STOCKHOLM (AP) — Sweden's government failed to sufficiently protect the elderly in care homes from COVID-19 and is ultimately responsible for the pandemic's effects in the country, according to a stinging official report released Tuesday.
The Scandinavian country has stood out among European and other nations for the way it has handled the pandemic, for long not mandating lockdowns like others but relying instead on citizens’ sense of civic duty.
But an independent commission that looked into Sweden’s handling of the pandemic said Tuesday that Swedish elderly care has major structural shortcomings and authorities proved unprepared and ill-equipped to meet the pandemic. Nearly half the country's COVID-19 deaths have been in care homes.
The head of the commission, Mats Melin, said the blame for structural shortcomings in Sweden’s health care system could be placed on several authorities and organizations.
“But we still want to say that the government governs the country and that the ultimate responsibility therefore rests with the government and previous governments,” Melin said.
While Swedish authorities reacted to the pandemic by advising people to practice social distancing, most schools, bars and restaurants have been kept open.
Yet, the country of just over 10 million has seen 341,029 confirmed infections and 7,667 virus-related deaths, a death toll much higher than in neighbors Norway, Finland or Denmark.
Despite Sweden having one of the highest per capita COVID-19 death rates in the world, Prime Minister Stefan Lofven’s government and chief epidemiologist Anders Tegnell have defended the controversial coronavirus strategy as sustainable in the long-term. They have, however, admitted failures in their efforts to protect the elderly and nursing home residents.
Tuesday’s commission report said Sweden’s Nordic neighbors paid more attention to elderly citizens’ care during the pandemic.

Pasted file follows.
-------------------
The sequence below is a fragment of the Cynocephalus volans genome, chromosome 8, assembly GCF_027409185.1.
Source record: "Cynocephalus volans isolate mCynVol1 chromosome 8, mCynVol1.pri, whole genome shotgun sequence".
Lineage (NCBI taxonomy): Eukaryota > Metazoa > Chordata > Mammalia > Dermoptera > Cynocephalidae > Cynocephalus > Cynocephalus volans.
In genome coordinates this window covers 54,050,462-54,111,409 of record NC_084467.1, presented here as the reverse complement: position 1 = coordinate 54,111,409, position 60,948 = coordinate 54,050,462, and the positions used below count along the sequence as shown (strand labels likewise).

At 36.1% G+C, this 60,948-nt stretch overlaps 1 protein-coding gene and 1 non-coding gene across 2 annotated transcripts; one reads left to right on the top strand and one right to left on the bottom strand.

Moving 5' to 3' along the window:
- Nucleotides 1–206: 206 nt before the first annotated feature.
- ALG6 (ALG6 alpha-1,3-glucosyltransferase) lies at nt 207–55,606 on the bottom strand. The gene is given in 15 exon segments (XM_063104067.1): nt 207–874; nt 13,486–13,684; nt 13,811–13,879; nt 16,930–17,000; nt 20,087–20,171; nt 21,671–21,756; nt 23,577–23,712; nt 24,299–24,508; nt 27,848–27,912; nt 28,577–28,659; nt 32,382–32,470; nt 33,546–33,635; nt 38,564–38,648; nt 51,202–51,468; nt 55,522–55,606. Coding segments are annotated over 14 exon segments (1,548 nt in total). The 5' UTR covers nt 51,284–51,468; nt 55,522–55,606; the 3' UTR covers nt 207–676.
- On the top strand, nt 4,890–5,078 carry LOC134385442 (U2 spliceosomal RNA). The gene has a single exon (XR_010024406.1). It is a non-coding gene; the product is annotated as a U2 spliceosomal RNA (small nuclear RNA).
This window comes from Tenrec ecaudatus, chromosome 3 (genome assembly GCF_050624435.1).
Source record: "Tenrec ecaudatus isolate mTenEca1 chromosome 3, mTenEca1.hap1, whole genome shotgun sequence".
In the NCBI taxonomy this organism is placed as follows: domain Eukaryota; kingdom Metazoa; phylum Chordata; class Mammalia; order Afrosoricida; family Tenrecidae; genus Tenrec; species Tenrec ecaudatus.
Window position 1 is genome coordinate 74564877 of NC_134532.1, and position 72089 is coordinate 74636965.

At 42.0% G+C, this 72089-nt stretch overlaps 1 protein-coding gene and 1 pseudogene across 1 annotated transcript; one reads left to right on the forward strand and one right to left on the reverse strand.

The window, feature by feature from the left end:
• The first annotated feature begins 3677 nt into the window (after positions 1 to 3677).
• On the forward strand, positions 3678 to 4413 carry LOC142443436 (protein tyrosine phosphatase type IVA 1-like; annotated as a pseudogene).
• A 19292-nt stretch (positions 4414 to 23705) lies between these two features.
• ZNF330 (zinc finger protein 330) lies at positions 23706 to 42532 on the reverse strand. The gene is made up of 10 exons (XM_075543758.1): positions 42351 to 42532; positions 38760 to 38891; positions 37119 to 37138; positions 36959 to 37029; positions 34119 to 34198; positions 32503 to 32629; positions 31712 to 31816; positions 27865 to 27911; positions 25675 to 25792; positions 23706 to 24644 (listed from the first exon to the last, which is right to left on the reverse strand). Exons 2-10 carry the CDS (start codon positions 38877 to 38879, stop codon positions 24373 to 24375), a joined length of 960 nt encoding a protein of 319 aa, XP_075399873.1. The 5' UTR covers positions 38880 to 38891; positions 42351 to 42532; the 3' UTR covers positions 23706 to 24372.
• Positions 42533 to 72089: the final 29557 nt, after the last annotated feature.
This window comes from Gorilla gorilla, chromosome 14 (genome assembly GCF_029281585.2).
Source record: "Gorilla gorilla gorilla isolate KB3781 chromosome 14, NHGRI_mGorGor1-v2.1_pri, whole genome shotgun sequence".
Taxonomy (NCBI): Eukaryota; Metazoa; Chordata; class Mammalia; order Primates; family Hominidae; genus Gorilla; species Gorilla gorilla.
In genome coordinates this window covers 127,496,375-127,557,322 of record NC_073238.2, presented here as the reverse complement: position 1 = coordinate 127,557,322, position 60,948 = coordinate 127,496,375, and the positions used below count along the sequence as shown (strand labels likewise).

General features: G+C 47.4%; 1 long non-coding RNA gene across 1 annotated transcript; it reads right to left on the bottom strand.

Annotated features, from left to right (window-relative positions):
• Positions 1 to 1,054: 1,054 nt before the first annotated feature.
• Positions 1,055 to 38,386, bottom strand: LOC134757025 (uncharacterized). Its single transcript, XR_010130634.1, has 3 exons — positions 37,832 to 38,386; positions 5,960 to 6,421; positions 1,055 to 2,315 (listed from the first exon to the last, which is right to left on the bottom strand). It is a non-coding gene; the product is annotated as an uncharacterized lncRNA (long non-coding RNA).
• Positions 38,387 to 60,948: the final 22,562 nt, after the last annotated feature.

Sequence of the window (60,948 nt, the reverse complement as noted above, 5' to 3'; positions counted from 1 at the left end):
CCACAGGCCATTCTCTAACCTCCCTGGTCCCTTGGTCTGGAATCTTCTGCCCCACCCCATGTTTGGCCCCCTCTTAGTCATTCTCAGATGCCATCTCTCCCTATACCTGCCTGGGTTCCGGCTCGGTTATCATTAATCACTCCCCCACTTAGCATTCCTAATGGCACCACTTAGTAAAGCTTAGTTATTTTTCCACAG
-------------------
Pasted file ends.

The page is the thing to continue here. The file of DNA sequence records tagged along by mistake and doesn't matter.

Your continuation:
“In the other Nordic countries ... care for the elderly seems to have been more in focus in the authorities’ early pandemic measures,” the report said.
Sweden's strategy had also been expected to spare the country a resurgence of the disease this fall, but earlier on Tuesday Prime Minister Lofven said health officials misjudged the impact of the latest wave of the pandemic.
“I think that most people in the profession didn’t see such a wave in front of them, they talked about different clusters,” Lofven told the Swedish Aftonbladet newspaper.
Sweden has seen a rapid increase in new coronavirus infections that strained its health care system. The virus has spread quickly among medical staff, pushing the government to back more restrictions, including a nationwide ban on the sale of alcohol after 10 p.m. in bars and restaurants.
Sweden has also imposed its tightest virus restrictions to date by banning public gatherings of more than eight people.
Jan M. Olsen in Copenhagen, Denmark and Jari Tanner in Helsinki, Finland contributed to this report.
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